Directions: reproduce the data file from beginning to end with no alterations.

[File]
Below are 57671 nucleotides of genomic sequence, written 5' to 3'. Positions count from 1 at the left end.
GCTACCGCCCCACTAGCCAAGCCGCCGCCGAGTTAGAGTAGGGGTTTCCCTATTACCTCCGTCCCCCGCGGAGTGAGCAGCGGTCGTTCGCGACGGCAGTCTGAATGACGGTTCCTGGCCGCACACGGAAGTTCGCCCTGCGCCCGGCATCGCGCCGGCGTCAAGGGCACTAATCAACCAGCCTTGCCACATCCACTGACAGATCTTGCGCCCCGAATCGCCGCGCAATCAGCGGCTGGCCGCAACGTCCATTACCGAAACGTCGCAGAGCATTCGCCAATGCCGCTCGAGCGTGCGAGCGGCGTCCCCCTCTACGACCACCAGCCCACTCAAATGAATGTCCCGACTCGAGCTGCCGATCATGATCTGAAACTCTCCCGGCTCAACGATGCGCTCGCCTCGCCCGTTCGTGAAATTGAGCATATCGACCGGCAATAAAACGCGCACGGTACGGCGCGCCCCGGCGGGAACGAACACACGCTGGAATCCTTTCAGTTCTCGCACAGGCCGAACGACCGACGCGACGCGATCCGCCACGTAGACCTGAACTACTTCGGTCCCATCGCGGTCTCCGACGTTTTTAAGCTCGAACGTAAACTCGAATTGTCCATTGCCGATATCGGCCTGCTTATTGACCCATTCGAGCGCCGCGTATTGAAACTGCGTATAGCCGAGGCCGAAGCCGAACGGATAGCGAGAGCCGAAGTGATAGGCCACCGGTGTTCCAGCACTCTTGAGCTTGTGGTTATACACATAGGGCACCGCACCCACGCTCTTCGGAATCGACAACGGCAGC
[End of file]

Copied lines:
Below are 57671 nucleotides of genomic sequence, written 5' to 3'. Positions count from 1 at the left end.
GCTACCGCCCCACTAGCCAAGCCGCCGCCGAGTTAGAGTAGGGGTTTCCCTATTACCTCCGTCCCCCGCGGAGTGAGCAGCGGTCGTTCGCGACGGCAGTCTGAATGACGGTTCCTGGCCGCACACGGAAGTTCGCCCTGCGCCCGGCATCGCGCCGGCGTCAAGGGCACTAATCAACCAGCCTTGCCACATCCACTGACAGATCTTGCGCCCCGAATCGCCGCGCAATCAGCGGCTGGCCGCAACGTCCATTACCGAAACGTCGCAGAGCATTCGCCAATGCCGCTCGAGCGTGCGAGCGGCGTCCCCCTCTACGACCACCAGCCCACTCAAATGAATGTCCCGACTCGAGCTGCCGATCATGATCTGAAACTCTCCCGGCTCAACGATGCGCTCGCCTCGCCCGTTCGTGAAATTGAGCATATCGACCGGCAATAAAACGCGCACGGTACGGCGCGCCCCGGCGGGAACGAACACACGCTGGAATCCTTTCAGTTCTCGCACAGGCCGAACGACCGACGCGACGCGATCCGCCACGTAGACCTGAACTACTTCGGTCCCATCGCGGTCTCCGACGTTTTTAAGCTCGAACGTAAACTCGAATTGTCCATTGCCGATATCGGCCTGCTTATTGACCCATTCGAGCGCCGCGTATTGAAACTGCGTATAGCCGAGGCCGAAGCCGAACGGATAGCGAGAGCCGAAGTGATAGGCCACCGGTGTTCCAGCACTCTTGAGCTTGTGGTTATACACATAGGGCACCGCACCCACGCTCTTCGGAATCGACAACGGCAGC